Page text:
“Despite years of education from AWS and their technology partners in the industry, not to mention the prevalence of automated security checks, a majority of users are still not configuring their cloud environments securely.”

The Learning and Actions To Take

As Sam pointed out, AWS takes security very seriously, but as the shared responsibility model makes clear, it’s essential that we do our part as well. If we don’t uphold our side of the equation, security goes out the door (and leaves the door wide open behind it).

So what can we learn — and do — based on the RNC data exposure?

Let’s not focus on the size of the exposure or the fact that it happened to the RNC. Rather, let’s accept that there is no them and us, and that what happened to the RNC can happen to any organization — as evidenced by the fact that the Clinton campaign was also breached last year. Cybercriminals are supremely equitable: They’ll go after anyone with a vulnerability. And don’t forget, the bad guys like to work smart, not hard, so they’re always on the lookout for vulnerabilities that are easy to exploit.

Should we not store our information in the cloud? Not going to happen. Given how far we have progressed and the many benefits we’ve attained (speed, scalability, cost reductions, etc.), no one’s going to turn back the clock. Should we attempt to batten down the hatches to the point where all risk is eliminated? Impossible. Any serious attempt to do this would be unrealistically expensive and time consuming, and would, ultimately, choke the life out of any organization that attempted it.

So what’s the answer?

Risk Acceptance and Risk Management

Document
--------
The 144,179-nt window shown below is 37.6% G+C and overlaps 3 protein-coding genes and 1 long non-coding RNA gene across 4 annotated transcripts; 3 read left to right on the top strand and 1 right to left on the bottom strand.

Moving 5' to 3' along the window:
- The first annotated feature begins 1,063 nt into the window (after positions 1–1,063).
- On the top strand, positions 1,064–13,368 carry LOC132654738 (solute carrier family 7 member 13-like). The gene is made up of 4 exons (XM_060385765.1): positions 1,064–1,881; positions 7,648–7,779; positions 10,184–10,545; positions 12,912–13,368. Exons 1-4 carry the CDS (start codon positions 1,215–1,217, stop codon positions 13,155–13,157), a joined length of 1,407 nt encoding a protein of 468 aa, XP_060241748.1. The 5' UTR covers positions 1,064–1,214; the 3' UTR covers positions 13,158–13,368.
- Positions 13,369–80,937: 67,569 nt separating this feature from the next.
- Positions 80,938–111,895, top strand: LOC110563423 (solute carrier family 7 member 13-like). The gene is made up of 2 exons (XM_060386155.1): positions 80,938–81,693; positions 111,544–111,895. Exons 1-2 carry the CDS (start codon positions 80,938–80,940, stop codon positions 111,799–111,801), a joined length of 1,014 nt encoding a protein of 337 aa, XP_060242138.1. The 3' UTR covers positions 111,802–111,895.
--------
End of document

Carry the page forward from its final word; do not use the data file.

The most realistic and profitable way to run a business in today’s cyber climate is to embrace a culture of Risk Acceptance, determine how much risk you are willing to accept, and manage the process using an approach such as Threat Stack’s end-to-end 4 R Risk Management Methodology to ensure that your organization is protected 7/24/365.


The four phrases are as follows and ensure that you are continually applying good security hygiene:

  • Risk Identification
  • Risk Assessment
  • Risk Mediation
  • Ongoing Risk Monitoring

(For a full discussion of the 4 Rs Methodology, take a look at our blog entitled Risk Assessment and Business Payout.)

Final Words . . .

Of course the RNC data exposure wasn’t a one off. We have heard of countless vulnerabilities and exploits in the past, and inevitably, there will be many more in the future. So it’s important to remind ourselves that security doesn’t just happen.

We live in the age of the cloud, in an age of big data, and as in every other area of life, there are good actors and bad. We must, therefore, consciously find ways of taking responsibility for the security of our data and systems. We can start by ignoring the distracting headlines, and instead, look into our own environments, ensuring that they are configured securely according to industry best practices, and are also being continuously monitored for possible threats. It all becomes more manageable and seamless when it’s done in the context of an approach like the 4 Rs Risk Management Methodology.